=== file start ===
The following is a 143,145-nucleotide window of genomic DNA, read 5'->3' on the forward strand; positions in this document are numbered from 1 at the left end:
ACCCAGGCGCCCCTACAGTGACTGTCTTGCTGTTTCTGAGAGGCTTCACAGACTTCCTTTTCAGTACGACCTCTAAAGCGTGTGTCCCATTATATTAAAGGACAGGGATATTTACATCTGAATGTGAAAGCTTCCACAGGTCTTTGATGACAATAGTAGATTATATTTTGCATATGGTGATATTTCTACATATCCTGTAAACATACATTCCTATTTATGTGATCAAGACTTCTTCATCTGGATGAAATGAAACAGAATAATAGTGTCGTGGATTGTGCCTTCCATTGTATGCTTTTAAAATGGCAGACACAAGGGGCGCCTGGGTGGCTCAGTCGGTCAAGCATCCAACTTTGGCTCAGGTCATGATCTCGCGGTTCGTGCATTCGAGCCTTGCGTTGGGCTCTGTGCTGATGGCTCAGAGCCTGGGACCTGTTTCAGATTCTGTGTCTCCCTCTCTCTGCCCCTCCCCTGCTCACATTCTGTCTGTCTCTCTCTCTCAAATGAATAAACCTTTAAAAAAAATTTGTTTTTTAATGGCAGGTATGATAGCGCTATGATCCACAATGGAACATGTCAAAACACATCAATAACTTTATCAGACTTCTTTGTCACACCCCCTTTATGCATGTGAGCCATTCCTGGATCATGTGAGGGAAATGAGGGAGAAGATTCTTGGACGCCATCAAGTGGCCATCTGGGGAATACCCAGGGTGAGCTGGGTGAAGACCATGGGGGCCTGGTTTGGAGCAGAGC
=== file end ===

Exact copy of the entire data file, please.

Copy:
The following is a 143,145-nucleotide window of genomic DNA, read 5'->3' on the forward strand; positions in this document are numbered from 1 at the left end:
ACCCAGGCGCCCCTACAGTGACTGTCTTGCTGTTTCTGAGAGGCTTCACAGACTTCCTTTTCAGTACGACCTCTAAAGCGTGTGTCCCATTATATTAAAGGACAGGGATATTTACATCTGAATGTGAAAGCTTCCACAGGTCTTTGATGACAATAGTAGATTATATTTTGCATATGGTGATATTTCTACATATCCTGTAAACATACATTCCTATTTATGTGATCAAGACTTCTTCATCTGGATGAAATGAAACAGAATAATAGTGTCGTGGATTGTGCCTTCCATTGTATGCTTTTAAAATGGCAGACACAAGGGGCGCCTGGGTGGCTCAGTCGGTCAAGCATCCAACTTTGGCTCAGGTCATGATCTCGCGGTTCGTGCATTCGAGCCTTGCGTTGGGCTCTGTGCTGATGGCTCAGAGCCTGGGACCTGTTTCAGATTCTGTGTCTCCCTCTCTCTGCCCCTCCCCTGCTCACATTCTGTCTGTCTCTCTCTCTCAAATGAATAAACCTTTAAAAAAAATTTGTTTTTTAATGGCAGGTATGATAGCGCTATGATCCACAATGGAACATGTCAAAACACATCAATAACTTTATCAGACTTCTTTGTCACACCCCCTTTATGCATGTGAGCCATTCCTGGATCATGTGAGGGAAATGAGGGAGAAGATTCTTGGACGCCATCAAGTGGCCATCTGGGGAATACCCAGGGTGAGCTGGGTGAAGACCATGGGGGCCTGGTTTGGAGCAGAGC